Defining Moments: Life’s a Beach


These days, military shooters are ten-a-penny. In title after title we’ve machine-gunned, sniped and throat-slit our way through hundreds of enemy soldiers, terrorists and mercenaries – usually of foreign descent of course, with a few notable exceptions. Industry juggernauts Call of Duty and Battlefield are now annual franchises, giants of the entertainment industry with few peers, selling millions every year and generating serious amounts of cash for their publishers and developers.

It wasn’t always that way, of course. Once upon a time, military shooters were relatively uncommon and players were more used to fighting back aliens, hell spawn and all manner of other enemies – usually with exotic weaponry with even more exotic names – Nail Gun; Shrink Ray; BFG 9000. Compared to such flights of fancy, the humble pistol and rifle seem less exciting; mundane, even. So it’s perhaps surprising that tastes have changed so much, so fast.

If we were to try and trace the root of this sea-change, we have to go back to a time before Call of Duty, Battlefield, Operation Flashpoint and others. We have to go back to Medal of Honor: Allied Assault.

Created by film director Steven Spielberg, Medal of Honor was conceived to be an accurate representation of World War II around the same time as his now-classic film Saving Private Ryan. But Allied Assault wasn’t the first title in the series: preceded by Playstation titles Medal of Honor and Medal of Honor: Underground, both games received critical acclaim at the time and were highly successful. But it wasn’t until the release of Allied Assault that the series came into its own.

The game commences in North Africa as you head up a rescue mission before commencing real-life Operation Torch, before progressing to Norway in the second level where you’re tasked with scuttling the German U-boat, U-529. But it’s the third level, halfway through the story, that guaranteed the game its place in the history books of the medium. Allied Assault‘s recreation of Operation Overlord – previously immortalized on film in Spielberg’s own Saving Private Ryan – sticks in the mind to this day as one of the most harrowing, moving and memorable experiences the medium has to offer.

The level opens in a way that will be instantly familiar to anyone who has seen Spielberg’s Oscar-winner. On your way to the shore of Omaha Beach off the cost of Normandy, your commanding officer hurriedly runs over your orders. The skies are grey, the waters are choppy. The atmosphere is immediately oppressive and you know what’s coming.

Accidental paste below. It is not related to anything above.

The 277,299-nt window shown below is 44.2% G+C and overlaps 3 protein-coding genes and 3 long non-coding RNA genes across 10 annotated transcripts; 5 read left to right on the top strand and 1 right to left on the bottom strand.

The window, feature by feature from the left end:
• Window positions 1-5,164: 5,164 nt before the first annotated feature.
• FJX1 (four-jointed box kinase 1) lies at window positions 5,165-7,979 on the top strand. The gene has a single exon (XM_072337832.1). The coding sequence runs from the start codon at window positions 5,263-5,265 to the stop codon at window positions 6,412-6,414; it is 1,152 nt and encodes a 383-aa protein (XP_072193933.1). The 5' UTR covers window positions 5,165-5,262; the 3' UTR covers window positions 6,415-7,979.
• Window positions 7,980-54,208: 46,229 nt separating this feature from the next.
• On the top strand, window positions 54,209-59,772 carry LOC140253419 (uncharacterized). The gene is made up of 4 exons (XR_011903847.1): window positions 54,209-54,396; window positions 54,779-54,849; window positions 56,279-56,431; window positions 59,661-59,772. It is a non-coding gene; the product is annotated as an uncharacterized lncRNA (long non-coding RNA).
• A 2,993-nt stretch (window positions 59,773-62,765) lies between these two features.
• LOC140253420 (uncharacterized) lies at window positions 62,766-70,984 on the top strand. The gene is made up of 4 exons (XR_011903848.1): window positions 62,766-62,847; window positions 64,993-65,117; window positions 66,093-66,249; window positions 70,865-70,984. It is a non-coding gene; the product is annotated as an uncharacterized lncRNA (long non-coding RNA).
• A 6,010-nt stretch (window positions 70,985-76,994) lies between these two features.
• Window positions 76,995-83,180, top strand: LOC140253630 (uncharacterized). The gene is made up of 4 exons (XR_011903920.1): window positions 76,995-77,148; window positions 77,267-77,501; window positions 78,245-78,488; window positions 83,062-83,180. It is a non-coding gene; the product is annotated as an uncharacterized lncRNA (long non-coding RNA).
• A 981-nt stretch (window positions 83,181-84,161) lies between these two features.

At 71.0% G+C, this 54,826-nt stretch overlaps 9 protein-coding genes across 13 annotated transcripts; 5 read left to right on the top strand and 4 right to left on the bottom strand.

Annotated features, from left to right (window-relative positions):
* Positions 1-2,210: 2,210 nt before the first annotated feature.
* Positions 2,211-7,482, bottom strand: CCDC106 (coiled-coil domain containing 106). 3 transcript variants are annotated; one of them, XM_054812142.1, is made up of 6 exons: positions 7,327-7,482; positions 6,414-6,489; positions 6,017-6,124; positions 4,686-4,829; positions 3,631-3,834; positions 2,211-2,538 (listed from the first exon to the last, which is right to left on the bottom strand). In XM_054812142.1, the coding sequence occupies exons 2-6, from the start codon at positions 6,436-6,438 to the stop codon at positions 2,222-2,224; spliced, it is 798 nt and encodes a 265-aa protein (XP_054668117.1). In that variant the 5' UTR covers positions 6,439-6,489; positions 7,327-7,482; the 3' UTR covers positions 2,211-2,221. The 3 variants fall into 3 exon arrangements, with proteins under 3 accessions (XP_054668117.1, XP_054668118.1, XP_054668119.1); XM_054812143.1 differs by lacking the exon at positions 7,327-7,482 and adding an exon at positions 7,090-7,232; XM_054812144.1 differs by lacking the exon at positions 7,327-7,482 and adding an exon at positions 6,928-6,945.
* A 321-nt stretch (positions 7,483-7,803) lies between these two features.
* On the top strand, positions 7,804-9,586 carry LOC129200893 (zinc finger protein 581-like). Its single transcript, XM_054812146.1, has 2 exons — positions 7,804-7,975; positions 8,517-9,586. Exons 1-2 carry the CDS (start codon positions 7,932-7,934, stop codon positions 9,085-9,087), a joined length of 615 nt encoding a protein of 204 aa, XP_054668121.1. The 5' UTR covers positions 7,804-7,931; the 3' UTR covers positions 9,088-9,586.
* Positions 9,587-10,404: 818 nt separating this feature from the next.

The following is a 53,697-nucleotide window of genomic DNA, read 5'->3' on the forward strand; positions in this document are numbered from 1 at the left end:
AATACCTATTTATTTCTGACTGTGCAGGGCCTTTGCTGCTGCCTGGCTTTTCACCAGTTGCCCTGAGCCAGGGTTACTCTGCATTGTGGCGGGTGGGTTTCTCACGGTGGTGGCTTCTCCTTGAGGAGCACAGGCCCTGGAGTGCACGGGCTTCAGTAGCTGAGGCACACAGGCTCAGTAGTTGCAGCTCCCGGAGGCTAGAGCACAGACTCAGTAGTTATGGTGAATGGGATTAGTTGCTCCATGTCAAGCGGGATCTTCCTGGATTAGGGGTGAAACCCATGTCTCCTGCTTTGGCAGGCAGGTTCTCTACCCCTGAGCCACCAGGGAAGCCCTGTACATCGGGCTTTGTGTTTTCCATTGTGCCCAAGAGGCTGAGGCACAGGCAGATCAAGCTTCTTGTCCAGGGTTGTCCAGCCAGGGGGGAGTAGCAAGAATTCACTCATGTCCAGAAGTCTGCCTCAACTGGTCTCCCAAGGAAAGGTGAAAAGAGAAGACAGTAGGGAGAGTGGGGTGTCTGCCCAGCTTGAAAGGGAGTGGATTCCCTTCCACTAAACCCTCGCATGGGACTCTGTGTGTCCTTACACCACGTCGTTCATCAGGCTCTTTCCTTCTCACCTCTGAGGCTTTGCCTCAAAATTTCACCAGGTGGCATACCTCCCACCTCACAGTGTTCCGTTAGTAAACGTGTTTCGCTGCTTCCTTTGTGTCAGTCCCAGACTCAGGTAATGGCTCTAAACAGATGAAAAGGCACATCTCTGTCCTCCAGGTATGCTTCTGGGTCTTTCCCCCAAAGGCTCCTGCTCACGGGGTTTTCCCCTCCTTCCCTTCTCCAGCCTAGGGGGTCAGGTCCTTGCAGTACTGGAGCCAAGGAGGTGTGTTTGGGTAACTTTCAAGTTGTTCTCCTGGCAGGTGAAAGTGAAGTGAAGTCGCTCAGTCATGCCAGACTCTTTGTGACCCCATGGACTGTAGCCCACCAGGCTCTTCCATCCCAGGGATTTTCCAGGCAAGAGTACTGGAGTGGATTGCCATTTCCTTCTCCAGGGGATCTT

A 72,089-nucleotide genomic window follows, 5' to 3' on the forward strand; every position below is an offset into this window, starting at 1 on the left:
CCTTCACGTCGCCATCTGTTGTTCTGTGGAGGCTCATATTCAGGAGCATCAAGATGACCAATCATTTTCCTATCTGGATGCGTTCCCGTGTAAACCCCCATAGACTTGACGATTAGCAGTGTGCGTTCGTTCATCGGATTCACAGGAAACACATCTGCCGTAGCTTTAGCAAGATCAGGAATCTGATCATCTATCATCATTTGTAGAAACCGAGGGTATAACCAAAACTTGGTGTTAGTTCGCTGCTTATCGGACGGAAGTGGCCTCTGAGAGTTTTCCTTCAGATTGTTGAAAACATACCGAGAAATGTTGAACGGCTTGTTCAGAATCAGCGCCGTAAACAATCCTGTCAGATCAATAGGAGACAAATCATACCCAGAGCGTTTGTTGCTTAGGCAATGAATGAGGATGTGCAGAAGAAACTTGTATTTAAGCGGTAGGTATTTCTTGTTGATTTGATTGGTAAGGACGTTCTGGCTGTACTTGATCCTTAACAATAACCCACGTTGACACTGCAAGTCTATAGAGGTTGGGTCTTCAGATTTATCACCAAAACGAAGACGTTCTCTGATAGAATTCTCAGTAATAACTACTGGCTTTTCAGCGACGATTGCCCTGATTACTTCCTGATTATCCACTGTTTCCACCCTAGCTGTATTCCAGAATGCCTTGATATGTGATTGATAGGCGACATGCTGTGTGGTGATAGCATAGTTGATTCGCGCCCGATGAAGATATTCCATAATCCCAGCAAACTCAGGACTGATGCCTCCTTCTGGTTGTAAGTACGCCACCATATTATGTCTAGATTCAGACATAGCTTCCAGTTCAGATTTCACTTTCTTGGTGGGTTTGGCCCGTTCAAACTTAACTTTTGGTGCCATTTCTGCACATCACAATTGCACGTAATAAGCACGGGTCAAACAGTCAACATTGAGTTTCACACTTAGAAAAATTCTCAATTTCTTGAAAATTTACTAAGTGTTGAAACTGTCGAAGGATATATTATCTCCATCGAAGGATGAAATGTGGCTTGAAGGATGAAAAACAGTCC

What follows is an extended sequence of wartime horror as you watch your comrades-in-arms being blown up left, right and center by German shells. As it was in real-life, so it is in the game – making it up the beach successfully is almost purely down to luck. You will die, repeatedly, but far from evoking frustration it makes you realize that this is what it must have been like. Whereas Saving Private Ryan could only make us passive witnesses to a recreation of one of the most important events in modern history, Allied Assault places us there, on that beach, fighting to survive as much as fighting to triumph over the ferocious will of the Third Reich. Played on a good sound system with the benefit of the resolutions that modern systems can offer, the visuals may look dated but the impact of the sequence remains as strong now as it was back then.

The level continues for a long time once you get past that initial sequence on the beach. But it’s that landing that sticks with you, long after the credits roll.

Allied Assault went on to win a cavalcade of acclaim, awards and sales. While the series is now a shadow of its former self, long since superseded by other shooters and practically consigned to the annals of history, Allied Assault remains a benchmark in the history of the medium. Responsible for the rise in popularity of World War 2 games and therefore almost single-handedly responsible for the military shooter’s transition to what we now see in heirs like this year’s Call of Duty: Ghosts and Battlefield 4 – both recently released on the new generation of home consoles and PC – Medal of Honor: Allied Assault is a true classic, and that is almost entirely down to the sheer brilliance of its recreation of Operation Overlord.


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